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Will cloud computing bring democracy to IT delivery?
As the Government tries to make UK cloud-friendly and innovation-ready, are political and cultural barriers really coming down?
At a public sector level, Bill McCluggage, formerly a government CIO and now and an advisory technology consultant for the public sector at EMC in the UK, believes that there is an education gap which now needs to be addressed.
“My personal belief is that the supply side - the IT industry - is now sufficiently aligned so that, with SLAs [service level agreements] and due diligence, it is competent to provide cloud services to Government,” he says. “At the demand side, there is still a lot of upskilling required to harness this very dynamic environment.” Real progress requires an alignment of vision and strategy across business leaders/officials/MPs, CIOs, commercial/procurement directors and finance directors, he notes.
Claiming that the Foundation Delivery Partner groupings behind CloudStore are very strong and will help shine a light on what’s possible (Warwickshire County Council is championing a new email system, and the Ministry of Justice is ‘powering ahead with the cloud’), he says, “Business owners and users need to be led on a journey.”
Buying into the cloud as a business facilitator also means being prepared to embrace new approaches to governance, according to Graham Oakes, a technology consultant and cloud computing specialist. “I’m still consistently seeing a tussle between those trying to exercise control, and the people with real jobs to do,” he says. Those vying to take charge aren’t just IT managers worried about data security, privacy and integrity issues, but also include central business managers.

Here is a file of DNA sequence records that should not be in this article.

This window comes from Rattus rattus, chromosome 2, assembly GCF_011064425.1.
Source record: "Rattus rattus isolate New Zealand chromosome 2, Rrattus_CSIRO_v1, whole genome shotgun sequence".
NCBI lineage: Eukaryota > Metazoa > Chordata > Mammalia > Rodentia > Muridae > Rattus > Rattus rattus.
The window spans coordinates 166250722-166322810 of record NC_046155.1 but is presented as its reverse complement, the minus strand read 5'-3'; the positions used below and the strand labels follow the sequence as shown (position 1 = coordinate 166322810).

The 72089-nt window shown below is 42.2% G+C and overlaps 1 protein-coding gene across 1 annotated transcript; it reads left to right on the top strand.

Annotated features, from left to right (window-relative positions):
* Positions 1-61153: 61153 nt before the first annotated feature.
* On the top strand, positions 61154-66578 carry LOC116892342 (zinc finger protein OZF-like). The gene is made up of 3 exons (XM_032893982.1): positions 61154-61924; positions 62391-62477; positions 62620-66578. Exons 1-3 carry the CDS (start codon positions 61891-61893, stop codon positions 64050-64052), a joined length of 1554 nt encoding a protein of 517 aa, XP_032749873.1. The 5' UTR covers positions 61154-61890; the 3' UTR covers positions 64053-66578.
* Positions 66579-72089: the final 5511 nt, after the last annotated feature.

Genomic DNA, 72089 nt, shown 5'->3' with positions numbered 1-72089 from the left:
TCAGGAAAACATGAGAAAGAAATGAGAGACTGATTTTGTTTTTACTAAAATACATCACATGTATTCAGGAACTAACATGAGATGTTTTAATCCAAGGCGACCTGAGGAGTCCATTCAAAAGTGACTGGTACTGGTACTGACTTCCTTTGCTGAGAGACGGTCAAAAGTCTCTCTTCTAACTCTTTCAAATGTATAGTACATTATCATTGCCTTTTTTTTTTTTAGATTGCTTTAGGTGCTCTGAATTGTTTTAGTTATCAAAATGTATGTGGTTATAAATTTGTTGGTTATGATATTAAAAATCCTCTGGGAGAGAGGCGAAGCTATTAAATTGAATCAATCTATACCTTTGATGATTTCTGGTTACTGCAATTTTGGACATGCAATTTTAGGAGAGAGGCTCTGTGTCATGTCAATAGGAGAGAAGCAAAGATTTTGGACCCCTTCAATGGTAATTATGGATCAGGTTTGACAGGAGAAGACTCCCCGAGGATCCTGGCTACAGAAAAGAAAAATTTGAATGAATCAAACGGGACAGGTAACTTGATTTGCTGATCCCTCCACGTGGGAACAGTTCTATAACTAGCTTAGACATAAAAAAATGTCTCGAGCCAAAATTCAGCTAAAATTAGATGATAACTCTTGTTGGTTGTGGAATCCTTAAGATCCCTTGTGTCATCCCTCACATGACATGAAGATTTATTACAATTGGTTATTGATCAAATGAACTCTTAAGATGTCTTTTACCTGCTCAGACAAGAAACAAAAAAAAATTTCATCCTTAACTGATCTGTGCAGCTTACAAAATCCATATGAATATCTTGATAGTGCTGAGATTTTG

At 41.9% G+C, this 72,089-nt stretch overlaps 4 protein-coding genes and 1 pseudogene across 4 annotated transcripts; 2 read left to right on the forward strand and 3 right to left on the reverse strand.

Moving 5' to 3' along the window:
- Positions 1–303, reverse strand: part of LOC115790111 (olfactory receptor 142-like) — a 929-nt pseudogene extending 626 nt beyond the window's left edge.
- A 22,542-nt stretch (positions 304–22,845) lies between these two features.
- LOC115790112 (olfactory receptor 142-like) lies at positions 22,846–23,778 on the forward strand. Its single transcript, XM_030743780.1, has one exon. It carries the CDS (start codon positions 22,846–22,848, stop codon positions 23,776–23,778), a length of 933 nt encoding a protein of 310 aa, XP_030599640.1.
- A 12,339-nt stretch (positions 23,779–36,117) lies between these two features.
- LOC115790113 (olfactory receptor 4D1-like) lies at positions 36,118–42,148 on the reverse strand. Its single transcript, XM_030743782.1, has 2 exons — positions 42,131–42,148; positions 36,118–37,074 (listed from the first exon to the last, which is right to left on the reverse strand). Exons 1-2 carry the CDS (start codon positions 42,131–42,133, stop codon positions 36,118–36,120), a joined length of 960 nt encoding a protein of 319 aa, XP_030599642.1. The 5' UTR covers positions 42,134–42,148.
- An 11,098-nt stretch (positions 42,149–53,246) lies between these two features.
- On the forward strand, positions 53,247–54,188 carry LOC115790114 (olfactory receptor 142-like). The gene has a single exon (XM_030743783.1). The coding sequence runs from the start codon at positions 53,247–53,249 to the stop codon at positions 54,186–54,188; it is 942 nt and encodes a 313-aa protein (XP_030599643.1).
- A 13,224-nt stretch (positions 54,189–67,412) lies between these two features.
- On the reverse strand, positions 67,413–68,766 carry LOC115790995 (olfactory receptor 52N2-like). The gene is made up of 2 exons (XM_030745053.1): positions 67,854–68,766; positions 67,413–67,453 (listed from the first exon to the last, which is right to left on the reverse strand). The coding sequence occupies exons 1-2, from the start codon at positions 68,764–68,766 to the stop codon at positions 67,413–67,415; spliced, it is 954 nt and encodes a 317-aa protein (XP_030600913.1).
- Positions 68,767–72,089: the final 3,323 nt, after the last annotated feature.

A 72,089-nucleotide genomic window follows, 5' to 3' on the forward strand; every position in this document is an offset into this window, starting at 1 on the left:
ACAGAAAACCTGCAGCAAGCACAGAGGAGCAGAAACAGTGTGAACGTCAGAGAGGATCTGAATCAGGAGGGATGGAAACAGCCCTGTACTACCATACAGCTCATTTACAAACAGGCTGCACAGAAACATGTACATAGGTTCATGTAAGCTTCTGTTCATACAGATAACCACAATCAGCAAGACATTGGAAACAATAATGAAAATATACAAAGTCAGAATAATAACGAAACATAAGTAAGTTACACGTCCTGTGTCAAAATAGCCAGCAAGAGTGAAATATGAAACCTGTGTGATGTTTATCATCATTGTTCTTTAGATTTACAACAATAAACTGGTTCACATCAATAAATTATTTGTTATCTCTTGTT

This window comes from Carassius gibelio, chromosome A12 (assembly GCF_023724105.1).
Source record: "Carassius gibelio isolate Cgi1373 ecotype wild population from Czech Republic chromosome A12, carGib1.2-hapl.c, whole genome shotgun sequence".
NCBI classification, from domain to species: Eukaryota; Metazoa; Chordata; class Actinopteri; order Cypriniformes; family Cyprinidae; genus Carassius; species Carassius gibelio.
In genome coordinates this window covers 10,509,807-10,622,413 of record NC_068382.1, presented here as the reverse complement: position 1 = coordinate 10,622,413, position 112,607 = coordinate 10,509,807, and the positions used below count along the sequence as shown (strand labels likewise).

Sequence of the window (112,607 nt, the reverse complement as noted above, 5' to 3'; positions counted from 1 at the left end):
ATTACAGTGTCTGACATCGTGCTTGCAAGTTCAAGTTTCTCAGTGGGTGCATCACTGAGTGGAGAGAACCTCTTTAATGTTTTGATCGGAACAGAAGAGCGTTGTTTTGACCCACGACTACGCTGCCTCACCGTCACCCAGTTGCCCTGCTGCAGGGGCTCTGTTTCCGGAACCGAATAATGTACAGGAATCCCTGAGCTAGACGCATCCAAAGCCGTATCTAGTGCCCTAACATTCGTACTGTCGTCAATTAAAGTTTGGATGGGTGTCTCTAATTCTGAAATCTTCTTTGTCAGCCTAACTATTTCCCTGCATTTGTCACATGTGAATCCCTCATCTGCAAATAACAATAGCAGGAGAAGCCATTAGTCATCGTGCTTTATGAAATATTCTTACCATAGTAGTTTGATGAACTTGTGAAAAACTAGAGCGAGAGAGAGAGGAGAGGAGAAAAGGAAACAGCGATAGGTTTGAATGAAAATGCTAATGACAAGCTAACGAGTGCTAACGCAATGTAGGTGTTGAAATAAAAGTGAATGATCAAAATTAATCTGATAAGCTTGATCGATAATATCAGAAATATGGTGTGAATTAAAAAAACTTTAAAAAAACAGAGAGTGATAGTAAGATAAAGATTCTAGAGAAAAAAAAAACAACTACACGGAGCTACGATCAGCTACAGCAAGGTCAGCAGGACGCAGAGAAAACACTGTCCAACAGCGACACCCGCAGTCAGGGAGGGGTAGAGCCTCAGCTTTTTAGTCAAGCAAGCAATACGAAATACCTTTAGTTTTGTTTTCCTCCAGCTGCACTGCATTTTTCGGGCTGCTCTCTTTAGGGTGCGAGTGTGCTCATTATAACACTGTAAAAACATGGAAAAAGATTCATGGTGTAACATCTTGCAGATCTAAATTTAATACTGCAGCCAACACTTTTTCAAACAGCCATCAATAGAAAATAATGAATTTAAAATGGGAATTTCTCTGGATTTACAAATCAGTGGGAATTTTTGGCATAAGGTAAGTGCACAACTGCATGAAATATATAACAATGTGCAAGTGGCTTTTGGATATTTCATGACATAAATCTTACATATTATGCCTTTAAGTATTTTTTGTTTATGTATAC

Whose standards apply – with regard to branding, for example? Who owns the content, and when is information transferred from a local to a central level? “These are governance issues, and developing best practice in these areas is very much a work in progress,” Oakes says.
“I'm not convinced the cloud is going to be democratic,” he concludes. “There's a real risk that organisations' use of the cloud will polarise into two extremes: centralised and authoritarian, where IT will control the cloud infrastructure and create a more or less rigid set of policies and access controls dictating how everyone else uses it; and anarchic, where individual units or teams buy their own facilities from external cloud service providers, bypassing all central control. I see signs of both in organisations I'm working with today.
“Smart organisations are addressing these governance questions and thinking about which decisions need to be centralised and which should be devolved. They are the ones who will get the most out of the cloud, but I doubt they'll be in the majority. Maybe as the cloud industry matures it will get better at helping people think about these questions, but most vendors don't really have good answers in this area. They're focused on technology and products, not on the human and political elements.”